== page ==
CLA to Reduce Heart Disease Hickory NC

Read more about CLA Intake May Reduce Heart Disease.

Philip Alexander Paspa, MD
(704) 261-0009
161 Pleasant Point Dr
Hickory, NC
Specialties
Cardiology
Gender
Male
Education
Medical School: Suny-Hlth Sci Ctr At Brooklyn, Coll Of Med, Brooklyn Ny 11203
Graduation Year: 1984

Data Provided by:
Thomas M Wiley, MD
(202) 782-4483
990 19th Ave NW
Hickory, NC
Specialties
Cardiology
Gender
Male
Education
Medical School: Uniformed Services Univ Of The Hlth Sci, Bethesda Md 20814
Graduation Year: 1986

Data Provided by:
Derek Johnedward Luney, MD
(828) 324-4804
2079 46th Avenue Dr NE
Hickory, NC
Specialties
Cardiology, Internal Medicine
Gender
Male
Education
Medical School: Med Coll Of Ga Sch Of Med, Augusta Ga 30912
Graduation Year: 1988

Data Provided by:
Cemil Mehmet Purut
(828) 323-1100
420 N Center St
Hickory, NC
Specialty
Thoracic Surgery, Vascular Surgery, Cardiac Surgery

Data Provided by:
Stephanie S Lindsay, MD
Hickory, NC
Specialties
Cardiology
Gender
Female
Education
Medical School: In Univ Sch Of Med, Indianapolis In 46202
Graduation Year: 1997

Data Provided by:
Lambert Paschal McLaurin
(828) 322-1498
419 2nd St Nw
Hickory, NC
Specialty
Cardiovascular Disease

Data Provided by:
Vincent Joseph Patrone, MD
(828) 261-0009
320 40th Avenue Dr NW
Hickory, NC
Specialties
Cardiology
Gender
Male
Education
Medical School: Suny-Hlth Sci Ctr At Syracuse, Coll Of Med, Syracuse Ny 13210
Graduation Year: 1982

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Mark Henry Hennington
(828) 323-1100
420 N Center St
Hickory, NC
Specialty
Thoracic Surgery, Vascular Surgery, Cardiac Surgery

Data Provided by:
Richard Alan Carlton
(828) 323-1100
420 N Center St
Hickory, NC
Specialty
Thoracic Surgery, Vascular Surgery, Cardiac Surgery

Data Provided by:
Thomas E Fitz, MD, FACC
2133 9th St NW
Hickory, NC
Specialties
Cardiology, Internal Medicine
Gender
Male
Education
Graduation Year: 2007

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CLA to Reduce Heart Disease

CLA Intake May Reduce Heart Disease.
Date: Thursday, June 11, 2009
Source: Nutrition, Metabolism and Cardiovascular Diseases
Related Monographs: Cardiovascular Disease, Conjugated Linoleic Acid (CLA)
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Diseases of the heart and circulation are so common and the public is so well acquainted with the major symptoms that result from cardiovascular disorders which patients, and occasionally physicians, wrongly attribute many unrelated complaints to cardiovascular disease (CVD). It should not be a surprise that this occurs since most patients are aware that cardiovascular disease remains the leading cause of death in the United States. There are four principle properties of the cardiovascular system that can be evaluated to provide information to help manage cardiovascular disease. These include movement of electrical signals through the heart, heart pump function, blood flow through the heart, and anatomy.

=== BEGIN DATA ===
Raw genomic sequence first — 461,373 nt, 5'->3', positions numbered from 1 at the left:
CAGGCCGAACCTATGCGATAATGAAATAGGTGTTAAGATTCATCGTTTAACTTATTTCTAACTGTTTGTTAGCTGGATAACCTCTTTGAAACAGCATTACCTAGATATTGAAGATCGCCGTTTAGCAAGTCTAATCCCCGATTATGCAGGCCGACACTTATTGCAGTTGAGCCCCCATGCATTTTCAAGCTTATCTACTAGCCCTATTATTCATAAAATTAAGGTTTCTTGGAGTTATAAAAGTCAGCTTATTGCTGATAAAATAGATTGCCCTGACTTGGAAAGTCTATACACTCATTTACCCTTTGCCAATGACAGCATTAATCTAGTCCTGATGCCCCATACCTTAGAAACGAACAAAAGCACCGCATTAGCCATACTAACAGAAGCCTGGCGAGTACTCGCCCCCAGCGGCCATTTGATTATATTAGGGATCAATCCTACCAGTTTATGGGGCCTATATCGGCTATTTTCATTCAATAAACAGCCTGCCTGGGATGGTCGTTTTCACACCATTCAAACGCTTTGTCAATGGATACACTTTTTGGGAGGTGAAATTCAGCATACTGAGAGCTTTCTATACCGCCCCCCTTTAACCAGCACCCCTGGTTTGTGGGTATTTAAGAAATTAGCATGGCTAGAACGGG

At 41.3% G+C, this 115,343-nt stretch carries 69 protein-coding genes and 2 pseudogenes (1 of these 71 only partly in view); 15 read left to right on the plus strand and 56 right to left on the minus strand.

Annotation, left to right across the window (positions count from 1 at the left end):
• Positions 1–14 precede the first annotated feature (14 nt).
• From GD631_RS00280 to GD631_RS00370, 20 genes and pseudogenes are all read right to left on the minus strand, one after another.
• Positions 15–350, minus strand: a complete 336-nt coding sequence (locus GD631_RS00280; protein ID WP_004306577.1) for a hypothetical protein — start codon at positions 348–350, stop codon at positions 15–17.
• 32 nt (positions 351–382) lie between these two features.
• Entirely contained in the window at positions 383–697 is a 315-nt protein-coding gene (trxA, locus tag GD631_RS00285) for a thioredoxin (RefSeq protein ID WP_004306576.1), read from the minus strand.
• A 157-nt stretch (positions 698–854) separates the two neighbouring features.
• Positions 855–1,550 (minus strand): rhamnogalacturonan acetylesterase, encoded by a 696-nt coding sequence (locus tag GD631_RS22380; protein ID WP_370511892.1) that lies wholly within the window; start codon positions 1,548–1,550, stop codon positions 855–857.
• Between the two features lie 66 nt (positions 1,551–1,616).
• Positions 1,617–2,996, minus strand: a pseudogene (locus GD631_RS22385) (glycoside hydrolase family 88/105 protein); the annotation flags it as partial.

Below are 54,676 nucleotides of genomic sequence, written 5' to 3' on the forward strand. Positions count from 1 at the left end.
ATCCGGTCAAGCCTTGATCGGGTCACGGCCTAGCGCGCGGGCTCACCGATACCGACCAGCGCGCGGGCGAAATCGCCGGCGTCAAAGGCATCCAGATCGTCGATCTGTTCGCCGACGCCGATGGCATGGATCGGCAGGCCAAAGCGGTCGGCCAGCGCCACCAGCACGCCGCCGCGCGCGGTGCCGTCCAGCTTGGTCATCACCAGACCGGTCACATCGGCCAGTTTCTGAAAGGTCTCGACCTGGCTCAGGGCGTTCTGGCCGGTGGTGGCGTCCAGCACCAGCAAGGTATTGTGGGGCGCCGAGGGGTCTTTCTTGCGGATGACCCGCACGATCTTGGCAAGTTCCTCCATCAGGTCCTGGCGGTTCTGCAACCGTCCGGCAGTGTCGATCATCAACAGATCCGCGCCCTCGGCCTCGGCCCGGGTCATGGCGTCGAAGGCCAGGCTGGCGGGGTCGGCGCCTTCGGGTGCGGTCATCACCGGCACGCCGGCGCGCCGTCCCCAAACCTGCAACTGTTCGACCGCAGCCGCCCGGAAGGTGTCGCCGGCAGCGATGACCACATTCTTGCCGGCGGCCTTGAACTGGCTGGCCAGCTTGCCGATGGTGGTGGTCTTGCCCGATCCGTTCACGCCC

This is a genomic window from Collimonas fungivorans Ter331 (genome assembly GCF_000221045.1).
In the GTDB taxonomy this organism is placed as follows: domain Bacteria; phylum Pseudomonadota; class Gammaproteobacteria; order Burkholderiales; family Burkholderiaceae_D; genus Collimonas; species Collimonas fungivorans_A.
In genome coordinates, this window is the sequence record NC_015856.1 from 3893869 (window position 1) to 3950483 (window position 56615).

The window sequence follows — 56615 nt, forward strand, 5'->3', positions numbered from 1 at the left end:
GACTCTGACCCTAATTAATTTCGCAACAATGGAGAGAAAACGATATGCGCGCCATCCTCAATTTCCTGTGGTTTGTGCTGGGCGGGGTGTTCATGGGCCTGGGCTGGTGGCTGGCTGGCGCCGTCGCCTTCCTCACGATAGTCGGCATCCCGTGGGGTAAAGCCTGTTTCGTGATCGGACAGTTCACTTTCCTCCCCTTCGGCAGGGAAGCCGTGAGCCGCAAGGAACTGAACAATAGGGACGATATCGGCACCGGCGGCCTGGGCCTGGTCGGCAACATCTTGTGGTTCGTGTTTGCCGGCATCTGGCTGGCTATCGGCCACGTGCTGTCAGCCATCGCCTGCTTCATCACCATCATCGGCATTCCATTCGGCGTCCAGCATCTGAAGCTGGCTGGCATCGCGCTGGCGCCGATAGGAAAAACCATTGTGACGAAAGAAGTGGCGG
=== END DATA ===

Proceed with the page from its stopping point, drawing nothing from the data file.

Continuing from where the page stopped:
Bearing a close chemical resemblance to linoleic acid, research indicates that conjugated linoleic acid (CLA) may also offer a number of health benefits. These include possible enhancement of immunity, as well as potential protection from cancer and heart disease. CLA may also stimulate growth of muscle tissue while promoting fat loss. Small amounts of CLA occur in most kinds of meat while slightly larger concentrations occur in dairy products. These days, foods that formerly contained substantial amounts of CLA do not contain enough of the nutrient to make them acceptable sources. Since the 1960s, the CLA content of meat and dairy products has declined dramatically. Ruminants (beef, lamb and veal) used to contain substantial amounts of CLA in their muscle tissue, but switching these animals from pasture land (grass diets) to feedlots where they are primarily fed grain has resulted in approximately a 75% decline in these animals.

Researchers from the University of Florence report that ewe's milk, which is rich in CLA appears to reduce markers linked to heart disease. The study included 10 subjects who were randomly assigned to either consume a diet containing 200 grams per week of cheese from ewe's milk (pecorino cheese), naturally rich in CLA, or cheese from cow's milk (placebo), for 10 weeks. The results revealed that those who consumed the CLA-rich diet of ewe's milk saw significant reductions in inflammatory markers while no significant changes were observed in the placebo group. It was further discovered that those consuming the CLA cheese experienced a 10 percent reduction in the extent of platelet aggregation, induced by arachidonic acid. It appears that diets rich in CLA may be able to reduce the atherosclerotic process, which is the primary cause of coronary heart disease.1

1 Sofi F, Buccioni A, Cesari F, et al. Effects of a dairy product (pecorino cheese) naturally rich in cis-9, trans-11 conjugated linoleic acid on lipid, inflammatory and haemorheological variables: A dietary intervention study. Nutr Metab Cardiovasc Dis. May2009.

This information is educational in context and is not to be used to diagnose, treat or cure any disease. Please consult your licensed health care practitioner before using this or any medical information.
©2000-2009 CCG, Inc. All Rights Reserved.